Agile Requirements Process

The following is a proposal I made to one client.  Might be useful for you.


We propose a 1-hour discussion of the following practical suggestions.


(I am guessing; these are common.)

  • we need an agile, adaptive solution
  • part of the adaptation is to the specific people and situation of each Team
  • we need something they can learn quickly and improve over time
  • we need something that each Team will own, and will want to make work
  • we need to increase the sense of responsibility and reduce the blame game
  • we need better requirements but produced at a lower cost or at least a fairly low cost
  • we need an MVP delivered faster (and better requirements are central to that)


Let’s discuss the DOR (Definition of Ready) concept and how your team(s) might use it.

This is an approach that Jeff Sutherland recommends.


The Team already has or can quickly develop a full Product Backlog of stories.

These stories provide, at a middle level of abstraction, “all” the requirements we know of so far.  The Product Backlog gives “the big picture” for the Doers (coders and testers).  It is also expected to change, for many reasons.

The Team defines a first draft DOR.  Defines what kinds of details are wanted (and can be supplied) for our kinds of stories.  (We have multiple kinds of stories.)

This DOR discussion includes any suggestions about format, types of information, templates, pictures, lists, etc, etc.  These must be workable for these people.  Or they can be things or techniques that will be learned over time.  These can vary a lot depending on the work, the organization, and the specific people.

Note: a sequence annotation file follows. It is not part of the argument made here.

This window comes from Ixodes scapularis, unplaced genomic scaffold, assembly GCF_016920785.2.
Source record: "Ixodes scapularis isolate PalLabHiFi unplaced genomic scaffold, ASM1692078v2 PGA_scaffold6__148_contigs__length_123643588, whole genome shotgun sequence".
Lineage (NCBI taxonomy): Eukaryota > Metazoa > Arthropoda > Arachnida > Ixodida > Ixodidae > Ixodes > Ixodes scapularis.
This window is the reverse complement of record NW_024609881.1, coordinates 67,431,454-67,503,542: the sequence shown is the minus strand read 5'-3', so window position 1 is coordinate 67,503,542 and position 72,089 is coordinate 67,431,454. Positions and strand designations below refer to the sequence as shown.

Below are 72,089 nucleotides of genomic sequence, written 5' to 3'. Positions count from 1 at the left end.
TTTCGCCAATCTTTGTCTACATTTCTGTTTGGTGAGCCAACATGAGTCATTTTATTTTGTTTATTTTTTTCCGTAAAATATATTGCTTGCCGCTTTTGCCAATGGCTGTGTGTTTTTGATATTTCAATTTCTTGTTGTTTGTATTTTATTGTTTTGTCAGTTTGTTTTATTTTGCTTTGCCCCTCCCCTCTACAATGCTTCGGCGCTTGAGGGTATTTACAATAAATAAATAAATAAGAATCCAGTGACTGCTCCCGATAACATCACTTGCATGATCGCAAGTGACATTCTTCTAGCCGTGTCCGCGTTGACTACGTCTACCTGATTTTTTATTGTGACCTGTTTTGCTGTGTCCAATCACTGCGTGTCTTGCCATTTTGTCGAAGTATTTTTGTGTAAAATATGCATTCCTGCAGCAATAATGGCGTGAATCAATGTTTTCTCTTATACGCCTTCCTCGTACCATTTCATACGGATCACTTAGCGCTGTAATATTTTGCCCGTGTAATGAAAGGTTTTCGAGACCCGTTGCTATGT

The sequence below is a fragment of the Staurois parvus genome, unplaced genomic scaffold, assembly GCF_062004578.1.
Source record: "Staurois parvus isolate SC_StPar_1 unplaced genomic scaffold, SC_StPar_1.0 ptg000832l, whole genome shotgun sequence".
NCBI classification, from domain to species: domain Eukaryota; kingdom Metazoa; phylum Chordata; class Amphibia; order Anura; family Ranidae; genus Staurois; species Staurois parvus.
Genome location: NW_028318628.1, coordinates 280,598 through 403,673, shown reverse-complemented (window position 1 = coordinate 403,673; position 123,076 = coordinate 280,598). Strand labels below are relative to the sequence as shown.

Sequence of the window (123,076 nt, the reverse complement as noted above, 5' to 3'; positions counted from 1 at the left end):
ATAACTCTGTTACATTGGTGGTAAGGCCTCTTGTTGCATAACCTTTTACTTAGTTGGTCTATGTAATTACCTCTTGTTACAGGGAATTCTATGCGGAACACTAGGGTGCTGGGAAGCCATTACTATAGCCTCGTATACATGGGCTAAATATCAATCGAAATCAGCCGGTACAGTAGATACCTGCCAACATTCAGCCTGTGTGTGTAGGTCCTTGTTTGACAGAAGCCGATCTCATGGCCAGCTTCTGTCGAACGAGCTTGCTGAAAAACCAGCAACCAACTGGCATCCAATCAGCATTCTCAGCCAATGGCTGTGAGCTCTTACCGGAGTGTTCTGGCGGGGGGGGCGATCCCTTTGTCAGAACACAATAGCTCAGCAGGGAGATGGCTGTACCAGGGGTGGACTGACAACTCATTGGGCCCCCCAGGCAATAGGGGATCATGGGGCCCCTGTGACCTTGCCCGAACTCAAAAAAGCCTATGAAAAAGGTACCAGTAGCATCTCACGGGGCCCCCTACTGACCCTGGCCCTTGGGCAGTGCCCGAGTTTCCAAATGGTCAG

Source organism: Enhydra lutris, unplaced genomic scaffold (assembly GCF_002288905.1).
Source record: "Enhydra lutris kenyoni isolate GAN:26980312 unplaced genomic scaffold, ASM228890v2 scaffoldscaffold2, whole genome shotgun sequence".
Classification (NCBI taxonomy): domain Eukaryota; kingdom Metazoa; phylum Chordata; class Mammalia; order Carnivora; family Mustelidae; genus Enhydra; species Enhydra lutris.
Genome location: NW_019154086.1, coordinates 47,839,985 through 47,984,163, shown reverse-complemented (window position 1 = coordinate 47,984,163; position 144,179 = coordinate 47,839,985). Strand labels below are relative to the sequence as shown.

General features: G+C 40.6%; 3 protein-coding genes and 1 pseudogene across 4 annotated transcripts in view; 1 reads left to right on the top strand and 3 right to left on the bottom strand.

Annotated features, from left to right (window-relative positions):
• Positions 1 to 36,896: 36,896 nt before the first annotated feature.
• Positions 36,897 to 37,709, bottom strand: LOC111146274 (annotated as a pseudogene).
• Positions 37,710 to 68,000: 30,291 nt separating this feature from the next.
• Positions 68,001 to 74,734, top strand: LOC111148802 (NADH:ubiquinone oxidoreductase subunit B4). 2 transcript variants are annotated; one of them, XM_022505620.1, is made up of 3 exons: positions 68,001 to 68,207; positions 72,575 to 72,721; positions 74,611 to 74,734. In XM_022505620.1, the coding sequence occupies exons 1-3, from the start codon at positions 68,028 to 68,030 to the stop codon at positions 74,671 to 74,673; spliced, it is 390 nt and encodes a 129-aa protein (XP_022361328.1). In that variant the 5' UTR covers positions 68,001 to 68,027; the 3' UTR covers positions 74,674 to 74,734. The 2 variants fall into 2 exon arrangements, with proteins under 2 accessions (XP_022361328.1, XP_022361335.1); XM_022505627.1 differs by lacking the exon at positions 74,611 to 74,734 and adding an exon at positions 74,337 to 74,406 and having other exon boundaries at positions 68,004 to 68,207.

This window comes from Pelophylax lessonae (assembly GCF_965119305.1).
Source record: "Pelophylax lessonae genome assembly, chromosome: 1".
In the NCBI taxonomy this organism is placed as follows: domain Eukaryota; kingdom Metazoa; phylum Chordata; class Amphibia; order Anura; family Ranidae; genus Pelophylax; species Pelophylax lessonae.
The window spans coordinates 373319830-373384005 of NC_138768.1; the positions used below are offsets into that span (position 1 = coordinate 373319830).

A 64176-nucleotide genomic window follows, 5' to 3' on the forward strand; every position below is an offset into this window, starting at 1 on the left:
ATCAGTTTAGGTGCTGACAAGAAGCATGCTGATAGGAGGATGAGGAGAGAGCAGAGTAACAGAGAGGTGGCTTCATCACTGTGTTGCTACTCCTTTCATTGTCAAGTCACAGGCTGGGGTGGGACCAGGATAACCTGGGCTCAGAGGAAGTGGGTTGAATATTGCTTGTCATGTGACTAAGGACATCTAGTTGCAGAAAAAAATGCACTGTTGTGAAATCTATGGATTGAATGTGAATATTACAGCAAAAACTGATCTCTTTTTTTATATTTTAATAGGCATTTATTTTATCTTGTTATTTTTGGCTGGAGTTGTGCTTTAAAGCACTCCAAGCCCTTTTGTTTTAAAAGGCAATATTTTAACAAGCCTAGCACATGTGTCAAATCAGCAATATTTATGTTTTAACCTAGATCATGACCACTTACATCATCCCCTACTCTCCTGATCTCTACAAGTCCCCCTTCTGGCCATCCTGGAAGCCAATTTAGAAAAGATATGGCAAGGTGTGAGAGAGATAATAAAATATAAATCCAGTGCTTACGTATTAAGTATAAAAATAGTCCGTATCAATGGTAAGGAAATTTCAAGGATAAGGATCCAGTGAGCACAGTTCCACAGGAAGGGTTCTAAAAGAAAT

Examples: Acceptance criteria, Use case, process flow, business flow, mock-up, wireframes,  business rules, data elements, SME, small size, SPs ok, INVEST, data flow, system flow, API details, Interface details, lists, Questions answered, Tech Issues, Dependencies, Why?, BVPs ok, test scenarios, etc.  (Probably redundancy in this list; possibly useful.)

We identify the [8] stories for the Sprint that is 2 sprints ahead (we’ll call this Sprint 5).  PO and Doers discuss specific needs per story.

The PO works with “the Minions” (the right people with the details for those stories) for 2 Sprints to develop “all” the details.  The kinds of details that the Doers have said they need.  And have said specifically for these stories.

Just before Sprint 5, the Team meets to review the stories and the details that are available.  The Doers vote.  

(a) Details and that story accepted as “all we need”

(b) Details (and story) almost complete except for 1 question

(c) Story rejected, not enough information

For whatever stories are rejected, the PO has another story as a substitute that is ready.

During the Sprint, the Doers will still have some questions about the requirements.  Hopefully not so many questions. Hopefully, the PO gets the questions answered quickly.

During the Sprint Review, we see how well the communication worked.  Inevitably, not perfectly.

In the Sprint Review (if short) or the Retrospective or another place, we discuss how to tweak the “DOR process” so that the requirements or details are better next time.  We live and learn.


That was a fast run-through of Jeff Sutherland’s idea.  Certainly too fast.  

Let’s discuss it and whether it might be something to try with your teams.


Comments welcome in two areas (at least):

  • Using these ideas and selling them to the right people
  • The strengths and weaknesses (at least perceived) in the specific suggestions

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